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Vermont Legislature
Follow VPR's statehouse coverage, featuring Pete Hirschfeld and Bob Kinzel in our Statehouse Bureau in Montpelier.

'Economic Bill Of Rights' Seeks $15 Minimum Wage

VPR/Peter Hirschfeld
Rep. Chris Pearson, P-Burlington, uses graphs to illustrate what he calls a widening wealth gap.

Rep. Chris Pearson is the leader of the Progressive Party caucus in the Vermont House of Representatives. And he sometimes likes to use oversized graphs to illustrate his point.

“I’ll just highlight a couple of charts, and these come from the joint Fiscal Office,” Pearson said at a news conference in the Statehouse Tuesday. “This one is to me staggering.”

The chart shows two lines going in opposite directions. Pearson says they offer a powerful visual representation of the rate at which the wealth gap in this country is widening. And he said it’s why Vermont needs an "economic bill of rights."

In years past, the Progressives, joined by liberal members of the Vermont Democratic Party, have pushed for reforms to the income tax code that would basically raise taxes on the rich. Pearson said he hasn’t abandoned that goal. But he said this year like-minded lawmakers will work to increase the minimum wage, and require employers to provide paid sick leave and paid family leave.

“Could any of us, could any of you, live on $8.73 an hour? … And could you survive on $8.73 an hour if you were getting minimal or zero benefits?” Pearson, who represents a district in Burlington, said Tuesday. "That is the reality if you live at the bottom of the chart.”

The bill would raise the minimum wage to $15 per hour, a figure Pearson and others say at least begins to approach a livable income.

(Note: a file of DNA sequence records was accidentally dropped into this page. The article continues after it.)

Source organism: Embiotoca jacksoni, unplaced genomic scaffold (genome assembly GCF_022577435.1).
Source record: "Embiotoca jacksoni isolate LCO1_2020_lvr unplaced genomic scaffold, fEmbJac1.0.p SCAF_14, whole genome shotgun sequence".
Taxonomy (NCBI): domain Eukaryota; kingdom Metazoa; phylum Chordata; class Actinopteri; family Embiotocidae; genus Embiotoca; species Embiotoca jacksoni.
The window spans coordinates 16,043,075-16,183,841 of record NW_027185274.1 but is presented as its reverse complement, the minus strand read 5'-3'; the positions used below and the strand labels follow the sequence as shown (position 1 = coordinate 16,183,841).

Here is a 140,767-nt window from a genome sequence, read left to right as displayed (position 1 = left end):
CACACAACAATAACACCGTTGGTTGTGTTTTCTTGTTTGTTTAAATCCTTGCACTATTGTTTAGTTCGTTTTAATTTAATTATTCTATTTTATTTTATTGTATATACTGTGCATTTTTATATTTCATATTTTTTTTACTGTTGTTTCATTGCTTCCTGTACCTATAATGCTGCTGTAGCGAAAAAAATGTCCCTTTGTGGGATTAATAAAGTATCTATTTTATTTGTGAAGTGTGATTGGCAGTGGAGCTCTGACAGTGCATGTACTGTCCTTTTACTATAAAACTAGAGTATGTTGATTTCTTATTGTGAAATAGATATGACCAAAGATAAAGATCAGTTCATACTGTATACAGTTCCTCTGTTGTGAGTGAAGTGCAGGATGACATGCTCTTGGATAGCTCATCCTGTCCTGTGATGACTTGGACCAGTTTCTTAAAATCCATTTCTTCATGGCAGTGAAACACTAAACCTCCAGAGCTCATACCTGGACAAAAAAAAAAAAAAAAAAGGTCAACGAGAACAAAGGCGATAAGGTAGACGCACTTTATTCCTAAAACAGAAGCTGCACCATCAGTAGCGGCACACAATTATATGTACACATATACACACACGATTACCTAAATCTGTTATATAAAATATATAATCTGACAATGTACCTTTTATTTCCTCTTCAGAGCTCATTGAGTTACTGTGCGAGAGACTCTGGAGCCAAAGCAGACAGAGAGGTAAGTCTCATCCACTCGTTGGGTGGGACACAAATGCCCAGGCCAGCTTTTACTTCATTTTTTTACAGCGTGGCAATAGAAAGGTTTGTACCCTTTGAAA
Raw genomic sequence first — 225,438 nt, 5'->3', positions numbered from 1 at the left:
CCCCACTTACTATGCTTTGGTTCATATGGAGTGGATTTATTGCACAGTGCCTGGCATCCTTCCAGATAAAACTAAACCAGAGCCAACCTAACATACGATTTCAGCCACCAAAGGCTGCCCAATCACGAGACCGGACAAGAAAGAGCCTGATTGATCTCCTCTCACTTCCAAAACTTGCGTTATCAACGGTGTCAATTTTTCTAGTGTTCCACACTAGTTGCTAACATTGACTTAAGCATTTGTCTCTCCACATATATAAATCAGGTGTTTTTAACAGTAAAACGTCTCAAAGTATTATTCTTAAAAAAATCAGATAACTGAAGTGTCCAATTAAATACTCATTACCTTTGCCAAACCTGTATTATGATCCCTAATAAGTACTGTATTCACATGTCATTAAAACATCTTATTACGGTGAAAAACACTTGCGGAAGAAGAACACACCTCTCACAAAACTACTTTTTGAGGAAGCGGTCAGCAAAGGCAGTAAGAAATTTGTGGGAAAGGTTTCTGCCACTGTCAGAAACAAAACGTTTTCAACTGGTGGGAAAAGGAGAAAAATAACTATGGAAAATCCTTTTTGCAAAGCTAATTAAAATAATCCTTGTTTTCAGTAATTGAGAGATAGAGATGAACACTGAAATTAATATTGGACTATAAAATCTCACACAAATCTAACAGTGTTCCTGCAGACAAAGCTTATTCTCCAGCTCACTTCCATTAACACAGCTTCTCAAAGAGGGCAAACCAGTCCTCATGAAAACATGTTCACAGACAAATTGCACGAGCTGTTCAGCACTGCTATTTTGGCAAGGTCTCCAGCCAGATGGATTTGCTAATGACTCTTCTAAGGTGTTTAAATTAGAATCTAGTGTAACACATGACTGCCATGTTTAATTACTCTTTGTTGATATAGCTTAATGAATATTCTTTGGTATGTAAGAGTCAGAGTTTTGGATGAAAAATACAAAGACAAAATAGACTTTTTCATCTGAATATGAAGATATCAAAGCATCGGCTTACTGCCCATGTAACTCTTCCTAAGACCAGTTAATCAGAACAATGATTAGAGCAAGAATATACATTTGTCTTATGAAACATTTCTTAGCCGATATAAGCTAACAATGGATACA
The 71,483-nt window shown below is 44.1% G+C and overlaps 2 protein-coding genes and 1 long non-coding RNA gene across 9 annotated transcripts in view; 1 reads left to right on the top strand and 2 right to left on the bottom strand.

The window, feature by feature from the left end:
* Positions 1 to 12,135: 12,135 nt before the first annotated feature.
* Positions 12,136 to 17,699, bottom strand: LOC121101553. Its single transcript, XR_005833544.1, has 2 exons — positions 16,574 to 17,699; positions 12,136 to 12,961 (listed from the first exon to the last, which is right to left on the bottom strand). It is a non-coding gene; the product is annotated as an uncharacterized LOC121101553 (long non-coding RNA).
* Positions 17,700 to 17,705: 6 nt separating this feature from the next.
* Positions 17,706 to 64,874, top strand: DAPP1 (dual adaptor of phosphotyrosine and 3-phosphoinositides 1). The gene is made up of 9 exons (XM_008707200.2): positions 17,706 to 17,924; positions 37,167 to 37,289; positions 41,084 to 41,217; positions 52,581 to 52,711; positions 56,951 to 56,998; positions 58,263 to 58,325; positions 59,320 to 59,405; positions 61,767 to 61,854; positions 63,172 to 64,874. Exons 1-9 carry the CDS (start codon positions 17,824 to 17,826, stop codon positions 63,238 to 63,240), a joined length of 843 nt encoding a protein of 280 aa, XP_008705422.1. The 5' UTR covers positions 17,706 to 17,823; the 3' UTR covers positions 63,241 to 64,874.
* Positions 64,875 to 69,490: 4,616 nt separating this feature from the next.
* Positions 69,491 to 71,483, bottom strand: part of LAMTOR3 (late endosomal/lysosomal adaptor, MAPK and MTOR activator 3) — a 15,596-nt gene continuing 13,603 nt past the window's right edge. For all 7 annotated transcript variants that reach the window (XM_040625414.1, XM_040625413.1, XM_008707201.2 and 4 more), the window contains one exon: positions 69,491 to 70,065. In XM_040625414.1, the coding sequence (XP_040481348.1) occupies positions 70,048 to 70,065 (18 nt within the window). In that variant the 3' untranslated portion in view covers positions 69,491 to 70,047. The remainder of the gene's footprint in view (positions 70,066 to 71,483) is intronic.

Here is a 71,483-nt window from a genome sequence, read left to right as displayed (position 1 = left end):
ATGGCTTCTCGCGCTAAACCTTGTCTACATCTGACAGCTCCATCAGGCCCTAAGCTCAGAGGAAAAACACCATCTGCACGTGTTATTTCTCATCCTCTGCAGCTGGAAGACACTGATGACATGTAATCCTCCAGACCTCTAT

Many business interests have come out against each measure in the proposal, saying they would chill job creation in the state, and dim economic prospects generally. Pearson, though, says the provisions would help solve a demographic challenge that poses a far more serious threat to the state economy.

“What are we going to do? Young people keep fleeing the state. Well I’ll tell you what we’re going to do – we’re going to create an economic reality that’s attractive to people to come here and raise their family, start a family,” Pearson said.

About a dozen legislators of varying political persuasions appeared at the news conference to back the proposals. Rep. Topper McFaun, from Barre Town, was the only Republican. But McFaun says even conservative Vermonters will come around to the wisdom of a strong minimum wage.

“Once the public in Vermont completely understands who’s paying for the subsidies that the working poor are getting, and that’s the middle class by the way, once those people realize that, I feel that they will be on board with this,” McFaun said.

While paid family leave mandates and a $15 minimum wage aren’t likely to become law anytime soon, the push for paid sick days has legs. A separate piece of legislation containing only the sick days provisions will be the subject of hearings later this week, and could get a vote on the House floor before Town Meeting Day.

The Vermont Statehouse is often called the people’s house. I am your eyes and ears there. I keep a close eye on how legislation could affect your life; I also regularly speak to the people who write that legislation.
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